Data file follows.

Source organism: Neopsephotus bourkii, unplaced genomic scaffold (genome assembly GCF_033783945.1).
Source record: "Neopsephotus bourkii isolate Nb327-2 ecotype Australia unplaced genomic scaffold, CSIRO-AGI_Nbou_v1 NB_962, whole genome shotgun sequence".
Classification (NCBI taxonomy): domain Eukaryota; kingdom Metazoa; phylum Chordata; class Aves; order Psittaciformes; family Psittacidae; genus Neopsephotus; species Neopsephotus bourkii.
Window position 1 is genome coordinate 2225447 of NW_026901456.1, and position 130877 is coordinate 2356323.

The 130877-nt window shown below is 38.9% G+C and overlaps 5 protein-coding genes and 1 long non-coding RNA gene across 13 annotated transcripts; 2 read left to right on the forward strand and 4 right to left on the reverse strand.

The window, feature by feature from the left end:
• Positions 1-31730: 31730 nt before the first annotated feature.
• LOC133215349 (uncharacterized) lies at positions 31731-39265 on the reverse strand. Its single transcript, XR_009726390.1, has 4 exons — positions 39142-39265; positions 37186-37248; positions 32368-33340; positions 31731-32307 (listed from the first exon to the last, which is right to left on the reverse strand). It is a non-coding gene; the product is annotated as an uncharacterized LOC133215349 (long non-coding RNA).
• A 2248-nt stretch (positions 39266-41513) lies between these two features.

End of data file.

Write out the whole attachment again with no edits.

Source organism: Neopsephotus bourkii, unplaced genomic scaffold (genome assembly GCF_033783945.1).
Source record: "Neopsephotus bourkii isolate Nb327-2 ecotype Australia unplaced genomic scaffold, CSIRO-AGI_Nbou_v1 NB_962, whole genome shotgun sequence".
Classification (NCBI taxonomy): domain Eukaryota; kingdom Metazoa; phylum Chordata; class Aves; order Psittaciformes; family Psittacidae; genus Neopsephotus; species Neopsephotus bourkii.
Window position 1 is genome coordinate 2225447 of NW_026901456.1, and position 130877 is coordinate 2356323.

The 130877-nt window shown below is 38.9% G+C and overlaps 5 protein-coding genes and 1 long non-coding RNA gene across 13 annotated transcripts; 2 read left to right on the forward strand and 4 right to left on the reverse strand.

The window, feature by feature from the left end:
• Positions 1-31730: 31730 nt before the first annotated feature.
• LOC133215349 (uncharacterized) lies at positions 31731-39265 on the reverse strand. Its single transcript, XR_009726390.1, has 4 exons — positions 39142-39265; positions 37186-37248; positions 32368-33340; positions 31731-32307 (listed from the first exon to the last, which is right to left on the reverse strand). It is a non-coding gene; the product is annotated as an uncharacterized LOC133215349 (long non-coding RNA).
• A 2248-nt stretch (positions 39266-41513) lies between these two features.